The Malta Independent 25 August 2019, Sunday

Law concerning healthcare entitlement and fees for foreign patients not clear - NAO

Rebekah Cilia Saturday, 6 July 2019, 08:46 Last update: about 3 months ago

The law detailing who should be paying for healthcare in Malta and the fees that apply for patients who are not entitled to free healthcare is not clear and is being interpreted differently by those applying it, according to NAO audit reports.

On Wednesday, a governance action report on the annual reports by the NAO on public accounts 2017 and other NAO reports 2018 was presented.

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One of the recommendations put forward by the Auditor General about foreign patients and fees, that “differing interpretations are being given to the subsidiary legislation stipulating feels charged to foreign patients,” was accepted by the public administration.

Although a Legislative Review Working Group was set up in order to discuss the necessary changes to improve the legislation, another point of action in the report notes that a new proposed amended legislation that will include a more comprehensive list of patients entitled to free healthcare and revised tariffs is to be concluded by this month.

The current subsidiary legislation states that healthcare fees do not apply to a person who is or even was a citizen of Malta. The same applies to any child under the age of 18 years of a person who is or was a citizen of Malta.

Free healthcare is also entitled to those who are citizens or nationals of a country outside the European Union, as long as they hold a license of work and pay social security, in accordance with the law.

There is also another clause which states that some people that are citizens or a national of a country outside the European Union may also be entitled to free healthcare if they enjoy the freedom of movement in terms of the Constitution.

Another proviso is for those who are in Malta in an advisory or consultative capacity to the government. It applies even those rendering a service to a government department or to a parastatal body and who is certified as such by the Minister of the department, and their dependents.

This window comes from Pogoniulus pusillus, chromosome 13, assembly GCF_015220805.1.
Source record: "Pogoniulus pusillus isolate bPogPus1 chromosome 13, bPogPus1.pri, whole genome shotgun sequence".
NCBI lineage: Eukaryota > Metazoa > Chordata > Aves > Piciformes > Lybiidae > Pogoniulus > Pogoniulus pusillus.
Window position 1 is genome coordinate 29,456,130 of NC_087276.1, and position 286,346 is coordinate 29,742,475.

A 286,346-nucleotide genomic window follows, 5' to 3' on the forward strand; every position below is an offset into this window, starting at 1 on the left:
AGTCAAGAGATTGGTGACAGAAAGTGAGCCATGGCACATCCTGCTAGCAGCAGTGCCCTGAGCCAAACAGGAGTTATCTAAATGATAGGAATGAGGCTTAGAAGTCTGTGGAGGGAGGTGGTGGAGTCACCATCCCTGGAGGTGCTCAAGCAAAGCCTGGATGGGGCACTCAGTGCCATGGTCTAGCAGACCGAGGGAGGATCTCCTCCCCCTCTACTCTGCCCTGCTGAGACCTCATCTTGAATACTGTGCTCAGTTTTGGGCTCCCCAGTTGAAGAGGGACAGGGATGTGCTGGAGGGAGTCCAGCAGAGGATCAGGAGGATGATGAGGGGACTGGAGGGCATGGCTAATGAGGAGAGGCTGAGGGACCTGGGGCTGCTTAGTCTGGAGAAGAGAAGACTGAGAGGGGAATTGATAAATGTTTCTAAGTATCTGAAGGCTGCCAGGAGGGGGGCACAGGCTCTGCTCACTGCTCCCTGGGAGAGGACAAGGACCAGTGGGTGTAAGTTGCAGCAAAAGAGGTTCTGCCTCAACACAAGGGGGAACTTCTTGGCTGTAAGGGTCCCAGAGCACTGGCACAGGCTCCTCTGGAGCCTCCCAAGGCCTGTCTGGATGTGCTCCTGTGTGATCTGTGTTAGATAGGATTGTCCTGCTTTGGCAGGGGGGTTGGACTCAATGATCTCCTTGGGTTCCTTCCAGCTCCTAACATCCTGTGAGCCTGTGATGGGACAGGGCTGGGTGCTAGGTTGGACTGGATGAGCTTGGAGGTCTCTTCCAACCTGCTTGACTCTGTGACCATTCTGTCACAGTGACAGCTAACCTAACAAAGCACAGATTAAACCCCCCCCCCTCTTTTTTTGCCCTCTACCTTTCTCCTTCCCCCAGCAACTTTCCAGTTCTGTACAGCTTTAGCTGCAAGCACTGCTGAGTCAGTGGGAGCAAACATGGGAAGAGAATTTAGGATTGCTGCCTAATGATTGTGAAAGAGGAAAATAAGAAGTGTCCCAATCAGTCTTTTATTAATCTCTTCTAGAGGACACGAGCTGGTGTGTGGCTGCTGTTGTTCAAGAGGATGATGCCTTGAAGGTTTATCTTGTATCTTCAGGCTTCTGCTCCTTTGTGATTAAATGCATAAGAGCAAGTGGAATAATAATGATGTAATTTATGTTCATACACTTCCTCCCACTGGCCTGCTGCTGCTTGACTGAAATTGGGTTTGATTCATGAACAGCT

Those who are citizens or nationals outside the European Union but who are studying at the University of Malta, MCAST or ITS also benefit from Malta’s free healthcare.

There are also some cases when a patient is entitled to free healthcare if there is a reciprocal healthcare agreement in force with Malta and the care and treatment would be in accordance with that agreement.

The regulation also gives a list of fees that need to be charged to those who do not fall under the mentioned categories.

Amongst other issues brought up in the NAO report is that the bills charging foreign patients who are ineligible for free healthcare are generated on the basis of handwritten details listed on pre-printed forms. The issue is that the completeness of the information could not be guaranteed.

The action that will be taken on this matter is that the form used at present will be incorporated in the billing module, an IT system which is currently available. This should be done by March 2020, according to the report presented to the media by Principal Permanent Secretary Mario Cutajar on Wednesday.

Another issue is that there is no control to ensure all foreign patents who are not entitled to free treatment are billed accordingly upon discharge from MDH. This recommendation was accepted by the public administration.

The point of action for this issue, which is intended to be done by March 2020, is that “the present procedure pertaining to the treatment of foreign patients is to be updated and enhanced, as necessary. The procedure is then to be disseminated to all officers involved in the said procedure.”

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